Good for one, but how do the others feel?

Good for one, but how do the others feel?

Obviously, The Novelist is a game about balancing work and family and there are many ways to try and achieve a balance throughout the unfolding story. Would you sacrifice a major career opportunity to attend the funeral of your wife’s beloved grandmother? Is taking a few hours out of your day to play with your child going to completely ruin your novel? Would you sacrifice dinner with your family every night to down a couple of glasses of bourbon and chain yourself to the keyboard for a few extra hours? The dynamics of having three characters, each with their own desires and goals, makes this all the harder. No matter what choice you make, at least one person will end up unhappy, and in some cases, all three will end up feeling worse about themselves than they did before. The question becomes: how much of a balance can you strike to ensure that you and your family maintain a healthy relationship with each other, while still running after your dreams, whatever they may be? If one has to be sacrificed to pursue the other, what is the correct choice?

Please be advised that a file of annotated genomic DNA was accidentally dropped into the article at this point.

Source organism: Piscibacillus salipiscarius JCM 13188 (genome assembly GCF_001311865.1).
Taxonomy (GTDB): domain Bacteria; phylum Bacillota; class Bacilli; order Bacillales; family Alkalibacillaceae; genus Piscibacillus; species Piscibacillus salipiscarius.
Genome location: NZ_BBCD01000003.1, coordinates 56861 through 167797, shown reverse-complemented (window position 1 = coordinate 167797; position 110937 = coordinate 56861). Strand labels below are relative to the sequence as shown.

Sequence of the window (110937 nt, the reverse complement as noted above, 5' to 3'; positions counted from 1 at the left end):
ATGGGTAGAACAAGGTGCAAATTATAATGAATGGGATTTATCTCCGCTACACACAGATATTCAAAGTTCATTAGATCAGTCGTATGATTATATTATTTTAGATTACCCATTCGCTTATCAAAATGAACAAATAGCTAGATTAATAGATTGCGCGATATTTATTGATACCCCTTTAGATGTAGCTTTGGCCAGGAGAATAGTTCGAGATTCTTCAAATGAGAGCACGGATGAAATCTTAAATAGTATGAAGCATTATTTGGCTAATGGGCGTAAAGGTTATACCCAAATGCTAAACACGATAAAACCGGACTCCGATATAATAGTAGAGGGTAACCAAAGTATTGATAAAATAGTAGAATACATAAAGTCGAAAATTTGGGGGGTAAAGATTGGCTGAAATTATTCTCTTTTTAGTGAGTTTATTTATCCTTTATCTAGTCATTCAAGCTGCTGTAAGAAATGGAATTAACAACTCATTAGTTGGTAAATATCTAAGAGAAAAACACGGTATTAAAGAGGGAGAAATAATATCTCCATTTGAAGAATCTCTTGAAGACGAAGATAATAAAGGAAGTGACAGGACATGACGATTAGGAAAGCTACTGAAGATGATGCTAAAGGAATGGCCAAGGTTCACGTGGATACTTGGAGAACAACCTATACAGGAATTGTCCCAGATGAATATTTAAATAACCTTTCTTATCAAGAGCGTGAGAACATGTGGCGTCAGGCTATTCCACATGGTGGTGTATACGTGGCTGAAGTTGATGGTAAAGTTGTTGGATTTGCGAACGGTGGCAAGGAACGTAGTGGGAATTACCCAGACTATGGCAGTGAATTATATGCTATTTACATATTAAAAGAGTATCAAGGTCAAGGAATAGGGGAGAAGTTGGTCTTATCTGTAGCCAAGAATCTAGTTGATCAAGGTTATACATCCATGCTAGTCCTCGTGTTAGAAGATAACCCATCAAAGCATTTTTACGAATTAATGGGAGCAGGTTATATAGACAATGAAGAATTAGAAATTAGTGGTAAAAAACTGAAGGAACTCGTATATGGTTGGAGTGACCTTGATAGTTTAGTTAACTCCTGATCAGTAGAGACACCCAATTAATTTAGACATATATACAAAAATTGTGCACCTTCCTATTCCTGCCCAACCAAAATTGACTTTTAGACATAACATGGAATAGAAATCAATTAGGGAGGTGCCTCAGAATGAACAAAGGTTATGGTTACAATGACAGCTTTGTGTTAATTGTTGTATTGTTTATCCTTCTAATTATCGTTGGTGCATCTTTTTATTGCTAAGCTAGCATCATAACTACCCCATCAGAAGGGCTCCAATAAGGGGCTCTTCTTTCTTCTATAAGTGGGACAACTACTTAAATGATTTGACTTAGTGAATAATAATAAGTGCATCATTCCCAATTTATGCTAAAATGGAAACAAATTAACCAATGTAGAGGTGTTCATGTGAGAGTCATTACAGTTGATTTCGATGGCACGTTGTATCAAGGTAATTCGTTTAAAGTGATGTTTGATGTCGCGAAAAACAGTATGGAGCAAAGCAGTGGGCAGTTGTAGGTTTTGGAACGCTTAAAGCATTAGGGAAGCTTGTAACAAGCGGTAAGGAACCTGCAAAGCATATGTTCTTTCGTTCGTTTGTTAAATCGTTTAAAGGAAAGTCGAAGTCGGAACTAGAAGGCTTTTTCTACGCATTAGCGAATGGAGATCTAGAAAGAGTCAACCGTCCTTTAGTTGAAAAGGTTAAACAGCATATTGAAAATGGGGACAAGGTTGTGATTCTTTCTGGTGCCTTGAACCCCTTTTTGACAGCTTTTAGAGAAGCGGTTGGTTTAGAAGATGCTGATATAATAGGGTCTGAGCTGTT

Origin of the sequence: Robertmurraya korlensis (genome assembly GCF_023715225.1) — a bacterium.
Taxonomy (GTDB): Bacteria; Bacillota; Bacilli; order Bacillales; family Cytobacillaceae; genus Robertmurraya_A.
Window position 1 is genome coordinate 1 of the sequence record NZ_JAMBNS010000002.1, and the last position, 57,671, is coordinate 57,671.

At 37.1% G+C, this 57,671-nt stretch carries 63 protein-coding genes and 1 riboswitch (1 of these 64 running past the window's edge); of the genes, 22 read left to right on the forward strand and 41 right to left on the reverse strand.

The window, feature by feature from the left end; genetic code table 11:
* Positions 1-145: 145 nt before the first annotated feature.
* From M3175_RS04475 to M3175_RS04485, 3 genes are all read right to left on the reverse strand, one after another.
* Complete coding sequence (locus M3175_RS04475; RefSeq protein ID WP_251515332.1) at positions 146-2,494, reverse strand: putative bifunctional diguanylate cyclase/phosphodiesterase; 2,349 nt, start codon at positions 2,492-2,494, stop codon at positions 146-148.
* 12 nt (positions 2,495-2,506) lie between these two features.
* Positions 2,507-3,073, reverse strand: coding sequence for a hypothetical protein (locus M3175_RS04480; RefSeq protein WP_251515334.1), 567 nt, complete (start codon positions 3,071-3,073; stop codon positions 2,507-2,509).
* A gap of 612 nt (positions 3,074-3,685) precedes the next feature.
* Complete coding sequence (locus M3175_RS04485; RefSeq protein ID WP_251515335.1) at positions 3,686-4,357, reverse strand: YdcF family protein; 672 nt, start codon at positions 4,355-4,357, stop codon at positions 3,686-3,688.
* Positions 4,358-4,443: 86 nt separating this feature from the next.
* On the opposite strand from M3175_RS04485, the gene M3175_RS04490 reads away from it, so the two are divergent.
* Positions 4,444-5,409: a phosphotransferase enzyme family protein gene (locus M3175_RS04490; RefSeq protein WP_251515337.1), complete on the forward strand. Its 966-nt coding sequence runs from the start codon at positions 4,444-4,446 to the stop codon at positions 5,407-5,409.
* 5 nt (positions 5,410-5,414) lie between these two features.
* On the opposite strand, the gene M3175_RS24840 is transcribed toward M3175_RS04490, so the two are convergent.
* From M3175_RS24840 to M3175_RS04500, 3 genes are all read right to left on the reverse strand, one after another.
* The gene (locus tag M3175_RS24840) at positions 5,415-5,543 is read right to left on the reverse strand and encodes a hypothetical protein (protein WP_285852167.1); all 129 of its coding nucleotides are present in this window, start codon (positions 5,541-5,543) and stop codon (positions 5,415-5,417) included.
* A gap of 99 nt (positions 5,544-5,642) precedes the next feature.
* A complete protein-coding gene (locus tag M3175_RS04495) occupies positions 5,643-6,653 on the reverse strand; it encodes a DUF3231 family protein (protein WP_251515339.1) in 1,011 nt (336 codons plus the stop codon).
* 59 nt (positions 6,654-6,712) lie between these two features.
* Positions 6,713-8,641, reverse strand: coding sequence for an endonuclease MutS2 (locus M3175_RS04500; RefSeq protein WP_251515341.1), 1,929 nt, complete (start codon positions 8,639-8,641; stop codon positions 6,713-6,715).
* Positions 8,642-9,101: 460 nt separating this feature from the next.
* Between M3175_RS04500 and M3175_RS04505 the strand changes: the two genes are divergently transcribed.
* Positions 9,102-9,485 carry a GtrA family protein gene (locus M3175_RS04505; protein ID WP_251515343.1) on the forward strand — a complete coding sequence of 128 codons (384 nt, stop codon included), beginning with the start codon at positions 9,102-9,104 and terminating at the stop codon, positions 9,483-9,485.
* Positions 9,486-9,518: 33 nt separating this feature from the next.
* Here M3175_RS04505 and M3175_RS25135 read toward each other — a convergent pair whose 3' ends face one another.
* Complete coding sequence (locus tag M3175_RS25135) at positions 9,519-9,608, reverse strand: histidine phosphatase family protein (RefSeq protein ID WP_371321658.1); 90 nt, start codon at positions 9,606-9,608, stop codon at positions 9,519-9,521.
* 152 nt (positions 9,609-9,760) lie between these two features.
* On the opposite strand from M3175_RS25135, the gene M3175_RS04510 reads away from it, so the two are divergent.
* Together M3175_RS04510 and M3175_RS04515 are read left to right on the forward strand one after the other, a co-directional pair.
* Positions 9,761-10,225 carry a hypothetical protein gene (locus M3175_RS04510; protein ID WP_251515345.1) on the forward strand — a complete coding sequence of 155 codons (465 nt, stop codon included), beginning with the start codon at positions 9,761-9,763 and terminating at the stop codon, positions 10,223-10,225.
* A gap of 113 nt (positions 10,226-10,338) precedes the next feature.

The developer’s own opinions on that question shine through quite clearly, as completely ignoring either member of your family results in an early conclusion of the game, as Linda leaves with Tommy, either because she cannot stand being in a house with a husband who will not show interest in her, or because she cannot stand to see Tommy abused by Dan’s neglect anymore. This begins a special chapter, with only a single note to read from Linda; telling Dan that the final straw has been reached, and - even though it’s too late to make things right again - he needs to decide whether his book is worth losing everything else he spent the last 5-10 years building with his family.